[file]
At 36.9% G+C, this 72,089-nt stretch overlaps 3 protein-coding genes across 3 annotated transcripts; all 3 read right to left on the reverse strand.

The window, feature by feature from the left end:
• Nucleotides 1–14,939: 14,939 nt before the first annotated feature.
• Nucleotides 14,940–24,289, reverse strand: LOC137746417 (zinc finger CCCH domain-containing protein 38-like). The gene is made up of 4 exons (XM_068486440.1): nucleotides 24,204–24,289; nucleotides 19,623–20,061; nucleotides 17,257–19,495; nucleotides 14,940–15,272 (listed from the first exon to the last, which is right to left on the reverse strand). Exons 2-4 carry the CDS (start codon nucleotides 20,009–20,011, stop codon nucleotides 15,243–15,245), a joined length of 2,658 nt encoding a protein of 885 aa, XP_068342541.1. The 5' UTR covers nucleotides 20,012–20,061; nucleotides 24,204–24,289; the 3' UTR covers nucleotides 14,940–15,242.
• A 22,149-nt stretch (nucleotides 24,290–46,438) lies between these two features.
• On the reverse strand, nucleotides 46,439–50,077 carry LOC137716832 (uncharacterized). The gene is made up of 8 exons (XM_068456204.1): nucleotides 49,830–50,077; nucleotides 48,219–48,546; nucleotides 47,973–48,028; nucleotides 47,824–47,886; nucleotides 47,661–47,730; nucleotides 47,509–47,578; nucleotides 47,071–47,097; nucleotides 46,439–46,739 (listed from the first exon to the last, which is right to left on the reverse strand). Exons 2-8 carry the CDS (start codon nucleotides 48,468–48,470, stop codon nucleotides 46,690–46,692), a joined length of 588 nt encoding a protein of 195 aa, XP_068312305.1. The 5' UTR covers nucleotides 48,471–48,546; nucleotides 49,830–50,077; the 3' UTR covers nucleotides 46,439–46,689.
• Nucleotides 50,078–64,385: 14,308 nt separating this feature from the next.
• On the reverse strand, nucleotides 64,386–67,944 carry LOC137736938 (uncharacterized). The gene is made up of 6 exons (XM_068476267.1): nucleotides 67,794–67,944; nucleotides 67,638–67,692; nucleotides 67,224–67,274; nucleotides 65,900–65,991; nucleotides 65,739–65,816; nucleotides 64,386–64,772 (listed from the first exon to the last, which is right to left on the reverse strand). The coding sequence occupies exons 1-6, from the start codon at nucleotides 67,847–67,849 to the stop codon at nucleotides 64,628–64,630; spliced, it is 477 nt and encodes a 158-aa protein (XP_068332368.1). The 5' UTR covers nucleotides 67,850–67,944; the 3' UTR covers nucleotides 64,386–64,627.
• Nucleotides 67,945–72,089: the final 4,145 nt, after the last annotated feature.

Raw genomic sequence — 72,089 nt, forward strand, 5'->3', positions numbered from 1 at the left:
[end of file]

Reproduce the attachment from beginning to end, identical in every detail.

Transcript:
At 36.9% G+C, this 72,089-nt stretch overlaps 3 protein-coding genes across 3 annotated transcripts; all 3 read right to left on the reverse strand.

The window, feature by feature from the left end:
• Nucleotides 1–14,939: 14,939 nt before the first annotated feature.
• Nucleotides 14,940–24,289, reverse strand: LOC137746417 (zinc finger CCCH domain-containing protein 38-like). The gene is made up of 4 exons (XM_068486440.1): nucleotides 24,204–24,289; nucleotides 19,623–20,061; nucleotides 17,257–19,495; nucleotides 14,940–15,272 (listed from the first exon to the last, which is right to left on the reverse strand). Exons 2-4 carry the CDS (start codon nucleotides 20,009–20,011, stop codon nucleotides 15,243–15,245), a joined length of 2,658 nt encoding a protein of 885 aa, XP_068342541.1. The 5' UTR covers nucleotides 20,012–20,061; nucleotides 24,204–24,289; the 3' UTR covers nucleotides 14,940–15,242.
• A 22,149-nt stretch (nucleotides 24,290–46,438) lies between these two features.
• On the reverse strand, nucleotides 46,439–50,077 carry LOC137716832 (uncharacterized). The gene is made up of 8 exons (XM_068456204.1): nucleotides 49,830–50,077; nucleotides 48,219–48,546; nucleotides 47,973–48,028; nucleotides 47,824–47,886; nucleotides 47,661–47,730; nucleotides 47,509–47,578; nucleotides 47,071–47,097; nucleotides 46,439–46,739 (listed from the first exon to the last, which is right to left on the reverse strand). Exons 2-8 carry the CDS (start codon nucleotides 48,468–48,470, stop codon nucleotides 46,690–46,692), a joined length of 588 nt encoding a protein of 195 aa, XP_068312305.1. The 5' UTR covers nucleotides 48,471–48,546; nucleotides 49,830–50,077; the 3' UTR covers nucleotides 46,439–46,689.
• Nucleotides 50,078–64,385: 14,308 nt separating this feature from the next.
• On the reverse strand, nucleotides 64,386–67,944 carry LOC137736938 (uncharacterized). The gene is made up of 6 exons (XM_068476267.1): nucleotides 67,794–67,944; nucleotides 67,638–67,692; nucleotides 67,224–67,274; nucleotides 65,900–65,991; nucleotides 65,739–65,816; nucleotides 64,386–64,772 (listed from the first exon to the last, which is right to left on the reverse strand). The coding sequence occupies exons 1-6, from the start codon at nucleotides 67,847–67,849 to the stop codon at nucleotides 64,628–64,630; spliced, it is 477 nt and encodes a 158-aa protein (XP_068332368.1). The 5' UTR covers nucleotides 67,850–67,944; the 3' UTR covers nucleotides 64,386–64,627.
• Nucleotides 67,945–72,089: the final 4,145 nt, after the last annotated feature.

Raw genomic sequence — 72,089 nt, forward strand, 5'->3', positions numbered from 1 at the left: